The Shah and the Ayatollah: Iranian Mythology and Islamic Revolution
Twenty-two years after Ayatollah Khomeini's ascent to power in Iran many aspects of his 1979 Islamic revolution remain obscure if not baffling. For instance, in November 1978 an offer was made to him in his Paris exile to return to Iran with international guarantees of freedom of speech and action. He refused and demanded the departure of the Shah. Americans put pressure on the monarch to leave the country. Khomeini arrived in Tehran in early February 1979, and he immediately demanded the return of the Shah and his trial before an Islamic tribunal! No one could give a valid explanation of this contradiction in Khomeini's conduct and demands. Many other mysteries in the unfolding of the revolution and the policies of the Islamic republic which replaced the monarchy have gone unexplained up to now. Scholars and experts in the West have offered the usual explanations for the Islamic revolution-corruption, deepening gaps between the rich and the poor, rapid industrialization, sky-rocketing inflation, westernizing policies that offended traditions, lack of democratic institutions, authoritarian rule, and on and on. But such characteristics which exist in other Muslim countries, especially in the Arab world, fail to clairify the particularities of the Iranian revolution.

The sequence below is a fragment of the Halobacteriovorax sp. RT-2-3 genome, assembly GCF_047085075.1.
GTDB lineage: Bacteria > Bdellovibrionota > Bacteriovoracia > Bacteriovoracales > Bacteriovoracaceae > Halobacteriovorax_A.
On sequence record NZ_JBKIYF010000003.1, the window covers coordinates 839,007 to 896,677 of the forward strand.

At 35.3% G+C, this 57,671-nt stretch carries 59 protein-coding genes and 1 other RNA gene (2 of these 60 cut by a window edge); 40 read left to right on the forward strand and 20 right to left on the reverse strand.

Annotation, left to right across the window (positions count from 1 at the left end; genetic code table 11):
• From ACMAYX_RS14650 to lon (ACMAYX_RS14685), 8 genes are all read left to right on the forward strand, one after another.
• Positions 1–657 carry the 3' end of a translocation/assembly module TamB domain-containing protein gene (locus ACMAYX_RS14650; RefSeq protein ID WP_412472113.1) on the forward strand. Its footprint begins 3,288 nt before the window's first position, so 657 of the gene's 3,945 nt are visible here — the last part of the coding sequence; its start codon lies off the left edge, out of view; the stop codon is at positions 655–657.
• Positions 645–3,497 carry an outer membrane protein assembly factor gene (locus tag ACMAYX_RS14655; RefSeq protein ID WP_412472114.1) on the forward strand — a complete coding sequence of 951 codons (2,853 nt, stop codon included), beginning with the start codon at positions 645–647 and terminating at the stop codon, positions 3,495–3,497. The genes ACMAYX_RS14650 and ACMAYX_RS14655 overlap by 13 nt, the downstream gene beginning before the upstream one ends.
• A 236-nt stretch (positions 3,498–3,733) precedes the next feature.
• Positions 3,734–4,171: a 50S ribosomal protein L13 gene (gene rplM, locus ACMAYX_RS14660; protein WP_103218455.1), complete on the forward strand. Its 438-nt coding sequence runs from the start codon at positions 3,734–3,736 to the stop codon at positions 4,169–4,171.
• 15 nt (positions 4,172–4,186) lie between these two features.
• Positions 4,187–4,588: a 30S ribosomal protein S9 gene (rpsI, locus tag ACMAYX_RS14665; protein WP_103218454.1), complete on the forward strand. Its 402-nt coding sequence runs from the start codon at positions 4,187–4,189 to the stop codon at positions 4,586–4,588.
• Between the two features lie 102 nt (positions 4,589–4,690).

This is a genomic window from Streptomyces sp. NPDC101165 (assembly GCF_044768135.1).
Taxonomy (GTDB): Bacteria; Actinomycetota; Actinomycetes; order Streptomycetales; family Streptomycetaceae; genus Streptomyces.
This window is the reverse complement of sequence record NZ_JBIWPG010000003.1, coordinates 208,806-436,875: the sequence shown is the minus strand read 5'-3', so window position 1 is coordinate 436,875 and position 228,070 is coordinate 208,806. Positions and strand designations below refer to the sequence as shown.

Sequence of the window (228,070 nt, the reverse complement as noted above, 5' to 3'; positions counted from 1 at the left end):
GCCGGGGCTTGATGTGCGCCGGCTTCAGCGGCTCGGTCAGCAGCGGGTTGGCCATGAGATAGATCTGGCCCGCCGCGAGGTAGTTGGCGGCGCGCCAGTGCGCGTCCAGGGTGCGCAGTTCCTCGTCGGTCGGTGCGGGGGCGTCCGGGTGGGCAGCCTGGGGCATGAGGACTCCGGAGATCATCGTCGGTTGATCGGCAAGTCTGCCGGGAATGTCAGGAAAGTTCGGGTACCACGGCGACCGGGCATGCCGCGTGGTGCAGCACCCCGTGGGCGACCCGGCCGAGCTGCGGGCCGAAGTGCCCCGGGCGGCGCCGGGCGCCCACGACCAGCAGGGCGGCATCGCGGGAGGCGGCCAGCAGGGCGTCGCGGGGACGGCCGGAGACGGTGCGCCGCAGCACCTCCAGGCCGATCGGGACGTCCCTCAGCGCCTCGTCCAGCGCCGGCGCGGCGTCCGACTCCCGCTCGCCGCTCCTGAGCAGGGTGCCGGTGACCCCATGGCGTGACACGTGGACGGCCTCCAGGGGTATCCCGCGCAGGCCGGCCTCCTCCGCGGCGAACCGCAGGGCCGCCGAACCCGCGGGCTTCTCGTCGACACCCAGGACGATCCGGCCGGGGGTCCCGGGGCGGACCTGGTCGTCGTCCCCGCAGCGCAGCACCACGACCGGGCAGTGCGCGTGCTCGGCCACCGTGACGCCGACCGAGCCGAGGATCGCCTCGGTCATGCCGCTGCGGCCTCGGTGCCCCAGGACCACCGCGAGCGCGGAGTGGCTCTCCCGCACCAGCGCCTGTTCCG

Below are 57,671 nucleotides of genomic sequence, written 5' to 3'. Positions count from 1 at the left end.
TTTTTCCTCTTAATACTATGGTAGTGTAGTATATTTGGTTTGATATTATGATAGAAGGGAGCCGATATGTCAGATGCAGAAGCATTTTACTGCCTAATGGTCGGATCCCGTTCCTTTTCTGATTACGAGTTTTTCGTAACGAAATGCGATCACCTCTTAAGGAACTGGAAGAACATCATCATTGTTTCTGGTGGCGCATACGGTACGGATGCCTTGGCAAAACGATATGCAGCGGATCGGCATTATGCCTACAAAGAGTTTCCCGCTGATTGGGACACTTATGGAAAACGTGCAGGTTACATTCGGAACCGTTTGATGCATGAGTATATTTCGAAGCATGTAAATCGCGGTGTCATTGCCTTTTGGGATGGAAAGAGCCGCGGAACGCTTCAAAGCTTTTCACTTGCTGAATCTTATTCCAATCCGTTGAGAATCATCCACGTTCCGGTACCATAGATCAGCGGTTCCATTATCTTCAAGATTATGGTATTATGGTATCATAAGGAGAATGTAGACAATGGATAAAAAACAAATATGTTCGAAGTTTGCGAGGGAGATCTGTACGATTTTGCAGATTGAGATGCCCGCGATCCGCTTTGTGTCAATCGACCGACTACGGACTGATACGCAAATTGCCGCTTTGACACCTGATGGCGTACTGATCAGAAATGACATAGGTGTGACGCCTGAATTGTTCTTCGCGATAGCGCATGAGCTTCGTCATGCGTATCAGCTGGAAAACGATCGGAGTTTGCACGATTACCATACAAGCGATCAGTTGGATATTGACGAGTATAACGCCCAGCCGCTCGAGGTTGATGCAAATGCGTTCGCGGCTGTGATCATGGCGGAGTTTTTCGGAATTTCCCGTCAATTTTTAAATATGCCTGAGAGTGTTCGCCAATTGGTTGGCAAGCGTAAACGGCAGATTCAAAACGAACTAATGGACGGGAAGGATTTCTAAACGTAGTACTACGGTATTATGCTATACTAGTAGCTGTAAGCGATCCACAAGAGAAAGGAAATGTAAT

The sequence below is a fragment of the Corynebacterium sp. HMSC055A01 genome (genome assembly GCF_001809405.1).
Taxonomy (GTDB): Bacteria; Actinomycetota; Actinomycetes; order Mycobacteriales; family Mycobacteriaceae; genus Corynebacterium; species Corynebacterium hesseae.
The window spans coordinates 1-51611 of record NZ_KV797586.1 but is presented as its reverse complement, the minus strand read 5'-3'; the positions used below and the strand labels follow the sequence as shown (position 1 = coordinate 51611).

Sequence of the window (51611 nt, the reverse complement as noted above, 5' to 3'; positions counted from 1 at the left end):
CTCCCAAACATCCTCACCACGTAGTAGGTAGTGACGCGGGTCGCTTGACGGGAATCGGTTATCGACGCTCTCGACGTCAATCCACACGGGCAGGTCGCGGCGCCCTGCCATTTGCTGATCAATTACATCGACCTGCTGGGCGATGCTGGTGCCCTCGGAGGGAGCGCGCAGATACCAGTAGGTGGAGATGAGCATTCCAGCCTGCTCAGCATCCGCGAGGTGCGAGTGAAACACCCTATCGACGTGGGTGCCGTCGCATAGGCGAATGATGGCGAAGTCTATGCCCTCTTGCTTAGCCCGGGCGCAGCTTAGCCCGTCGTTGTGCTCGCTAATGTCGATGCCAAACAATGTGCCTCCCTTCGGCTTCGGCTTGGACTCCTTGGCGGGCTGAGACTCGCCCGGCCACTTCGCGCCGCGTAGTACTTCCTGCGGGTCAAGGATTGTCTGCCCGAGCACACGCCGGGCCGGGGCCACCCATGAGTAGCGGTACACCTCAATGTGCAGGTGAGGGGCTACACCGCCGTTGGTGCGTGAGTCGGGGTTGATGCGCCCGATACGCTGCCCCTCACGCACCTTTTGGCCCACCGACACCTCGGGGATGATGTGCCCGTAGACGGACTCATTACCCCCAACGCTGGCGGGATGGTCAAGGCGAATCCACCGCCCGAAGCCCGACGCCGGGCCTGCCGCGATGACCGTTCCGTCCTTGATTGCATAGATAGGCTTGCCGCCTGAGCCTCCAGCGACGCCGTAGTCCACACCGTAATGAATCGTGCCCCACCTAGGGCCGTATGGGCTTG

Indeed, as Ambassador Hoveyda points out, Iran is not an Arab country. It has kept alive its ancient mythological heritage which is not Islamic. It is an Indo-European nation with a recorded history of three thousand years! To understand the real causes of the 1979 revolution one must refer to the deep-rooted beliefs of Iranians and to their very rich mythology. One must also take into account the kind of Islam-shiism-Iranians have created and nurtured. In fact, Iran is a powerful example of how mythologies remain alive and can account for the conduct of a whole nation. Hoveyda shows the influence of myths in history-in-the-making. Indeed, he has found in the Iranian revolution many points that can be clarified only by the impact of old mythology and mindsets. He provides a very original explanation of the events that led to the fall of the Shah and the ascent of Khomeini, changing the political and diplomatic situation in the Middle East, the Persian Gulf, and the Caspian Sea region. As such it will be of great interest to scholars, students, researchers, and foreign policy makers involved with the Middle East and Islamic fundamentalism.